Leena Krohn (1947 – ) is one of the most respected Finnish writers of her generation. In her large body of work for adults and children, Krohn deals with issues related to the boundary between reality and illusion, artificial intelligence, and issues of morality and conscience. Her short novel Tainaron: Mail From Another City, from which this self-contained passage is taken, was nominated for a World Fantasy Award and International Horror Guild Award in 2005. Tainaron shares some affinities with the work of Kafka, while being utterly original. Each section of the novel illuminates the next, with the weird element serving as strange adventure and but also containing a philosophical subtext. The city of Tainaron is both an enigma and uncomfortably familiar. You can read the entirety of Tainaron: Mail From Another City in The Weird compendium.
Translated by Hilda Hawkins
This morning as I woke up, in bed, I was overcome by a prurient restlessness whose reasons I could not immediately divine. For a long time I sat on my bed and listened. Although it was already late in the morning, the city was silent, as if not a single citizen had yet woken up, although it was a weekday and an ordinary working week.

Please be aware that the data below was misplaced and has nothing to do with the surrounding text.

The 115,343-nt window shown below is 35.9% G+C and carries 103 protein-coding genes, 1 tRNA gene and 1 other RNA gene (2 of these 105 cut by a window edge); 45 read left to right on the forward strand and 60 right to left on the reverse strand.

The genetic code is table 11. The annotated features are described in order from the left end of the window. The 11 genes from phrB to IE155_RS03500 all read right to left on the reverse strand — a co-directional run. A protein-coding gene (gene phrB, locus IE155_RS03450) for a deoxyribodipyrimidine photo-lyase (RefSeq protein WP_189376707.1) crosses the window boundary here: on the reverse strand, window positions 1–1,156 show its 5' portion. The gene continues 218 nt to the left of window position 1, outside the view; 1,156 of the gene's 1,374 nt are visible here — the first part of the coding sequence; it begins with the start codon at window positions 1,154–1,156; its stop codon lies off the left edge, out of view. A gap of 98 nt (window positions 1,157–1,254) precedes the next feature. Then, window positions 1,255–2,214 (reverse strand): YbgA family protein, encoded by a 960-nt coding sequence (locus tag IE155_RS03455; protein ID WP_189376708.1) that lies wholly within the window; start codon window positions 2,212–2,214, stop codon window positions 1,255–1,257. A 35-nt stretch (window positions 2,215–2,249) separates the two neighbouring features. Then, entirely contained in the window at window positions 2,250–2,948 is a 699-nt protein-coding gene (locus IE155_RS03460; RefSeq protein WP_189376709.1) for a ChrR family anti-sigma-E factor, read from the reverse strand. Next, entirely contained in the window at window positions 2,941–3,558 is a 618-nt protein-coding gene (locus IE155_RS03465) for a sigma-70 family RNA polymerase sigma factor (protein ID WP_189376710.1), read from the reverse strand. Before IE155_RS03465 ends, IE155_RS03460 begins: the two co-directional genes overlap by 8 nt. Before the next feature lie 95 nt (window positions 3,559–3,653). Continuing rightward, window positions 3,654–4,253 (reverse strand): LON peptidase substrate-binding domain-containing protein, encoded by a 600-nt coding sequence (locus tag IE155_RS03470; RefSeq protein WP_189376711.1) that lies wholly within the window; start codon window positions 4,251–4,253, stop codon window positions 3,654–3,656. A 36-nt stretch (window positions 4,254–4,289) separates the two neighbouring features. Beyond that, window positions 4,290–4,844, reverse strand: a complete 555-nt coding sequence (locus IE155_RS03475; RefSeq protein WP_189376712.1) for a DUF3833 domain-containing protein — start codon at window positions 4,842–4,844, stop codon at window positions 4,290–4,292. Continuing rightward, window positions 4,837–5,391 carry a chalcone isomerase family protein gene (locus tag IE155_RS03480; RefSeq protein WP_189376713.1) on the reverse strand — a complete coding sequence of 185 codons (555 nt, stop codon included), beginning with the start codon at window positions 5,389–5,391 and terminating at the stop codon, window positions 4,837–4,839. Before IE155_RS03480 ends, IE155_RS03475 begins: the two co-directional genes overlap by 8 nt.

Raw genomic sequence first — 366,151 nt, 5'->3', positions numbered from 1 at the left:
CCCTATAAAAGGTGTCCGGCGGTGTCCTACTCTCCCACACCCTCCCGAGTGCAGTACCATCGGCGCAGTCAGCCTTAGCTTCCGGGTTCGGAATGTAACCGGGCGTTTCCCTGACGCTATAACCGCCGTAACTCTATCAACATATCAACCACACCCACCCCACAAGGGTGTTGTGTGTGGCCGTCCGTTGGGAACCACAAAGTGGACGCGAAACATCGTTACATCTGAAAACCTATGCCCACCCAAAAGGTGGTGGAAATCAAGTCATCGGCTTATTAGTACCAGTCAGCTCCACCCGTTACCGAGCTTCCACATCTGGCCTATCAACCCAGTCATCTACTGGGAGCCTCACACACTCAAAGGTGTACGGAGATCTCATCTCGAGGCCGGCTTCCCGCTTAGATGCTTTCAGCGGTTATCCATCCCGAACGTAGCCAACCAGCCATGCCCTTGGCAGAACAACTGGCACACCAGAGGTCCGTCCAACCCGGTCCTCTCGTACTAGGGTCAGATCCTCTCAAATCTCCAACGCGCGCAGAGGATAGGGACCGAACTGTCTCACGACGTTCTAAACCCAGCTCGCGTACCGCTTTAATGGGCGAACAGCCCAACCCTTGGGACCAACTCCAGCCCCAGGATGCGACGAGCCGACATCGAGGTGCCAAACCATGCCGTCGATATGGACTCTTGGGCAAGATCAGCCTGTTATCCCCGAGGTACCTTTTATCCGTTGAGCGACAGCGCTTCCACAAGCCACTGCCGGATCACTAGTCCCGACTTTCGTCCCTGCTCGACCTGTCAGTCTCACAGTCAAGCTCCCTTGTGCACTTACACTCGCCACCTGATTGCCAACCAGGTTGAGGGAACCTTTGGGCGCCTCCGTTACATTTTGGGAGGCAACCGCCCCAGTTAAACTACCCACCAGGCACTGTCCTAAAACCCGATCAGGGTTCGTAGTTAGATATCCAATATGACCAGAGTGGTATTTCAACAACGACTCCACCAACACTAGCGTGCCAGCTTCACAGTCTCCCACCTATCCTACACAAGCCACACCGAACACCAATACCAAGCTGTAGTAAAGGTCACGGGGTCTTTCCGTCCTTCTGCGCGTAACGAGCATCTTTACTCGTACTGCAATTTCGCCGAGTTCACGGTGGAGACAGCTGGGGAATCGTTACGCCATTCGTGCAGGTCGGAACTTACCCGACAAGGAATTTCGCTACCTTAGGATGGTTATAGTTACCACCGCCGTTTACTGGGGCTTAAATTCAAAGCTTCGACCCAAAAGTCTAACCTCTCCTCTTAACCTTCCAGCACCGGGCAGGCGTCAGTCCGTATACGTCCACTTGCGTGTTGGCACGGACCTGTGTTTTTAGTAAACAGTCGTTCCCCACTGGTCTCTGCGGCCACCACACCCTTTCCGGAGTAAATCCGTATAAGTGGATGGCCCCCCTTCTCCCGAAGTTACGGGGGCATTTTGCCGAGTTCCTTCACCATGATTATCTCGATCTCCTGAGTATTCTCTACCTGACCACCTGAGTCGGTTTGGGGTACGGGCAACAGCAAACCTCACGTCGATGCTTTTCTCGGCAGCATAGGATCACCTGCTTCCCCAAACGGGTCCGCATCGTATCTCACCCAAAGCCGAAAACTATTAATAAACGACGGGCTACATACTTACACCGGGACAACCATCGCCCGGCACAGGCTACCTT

I dressed myself in yesterday’s clothes and, without eating my breakfast, went down to the street, seeking [my friend] Longhorn’s company.
But before I could open the front door a surprising sight opened up through the round window of the stairwell: the pavement in front of the building was full of backs, side by side, broad and narrow, long and sturdy; but all were united by stillness, the same direction and position.
All at once I thought of a picture which I had once seen, perhaps in a book, perhaps in a museum; I cannot remember. Perhaps you too have seen it? The crowd in the picture had a common object of interest, which was not visible; it was outside the edge of the picture, perhaps in reality too. But more than the invisible event and its observers, my attention was drawn to a man in the background of the picture who was looking in the opposite direction to all the others. Do you remember him too?
When I then stepped out on to the outside step – and I can tell you that I did it hesitantly, almost unwillingly – I can confirm that a fair number of people were standing in front of the opposite block, too, but that there too silence prevailed. I do not think I have yet mentioned that the boulevard on which I now live runs from east to west. When, this morning, I eyed it from my front door, it looked as if the entire city had gathered along this long, wide street and had been standing there silently – that was my impression – perhaps from the middle of the night onward. The din that, with such numbers of people, generally rises like puffs of smoke, is impressive, but the rage or joy of the crowd could not have dumbfounded me as completely as its silence.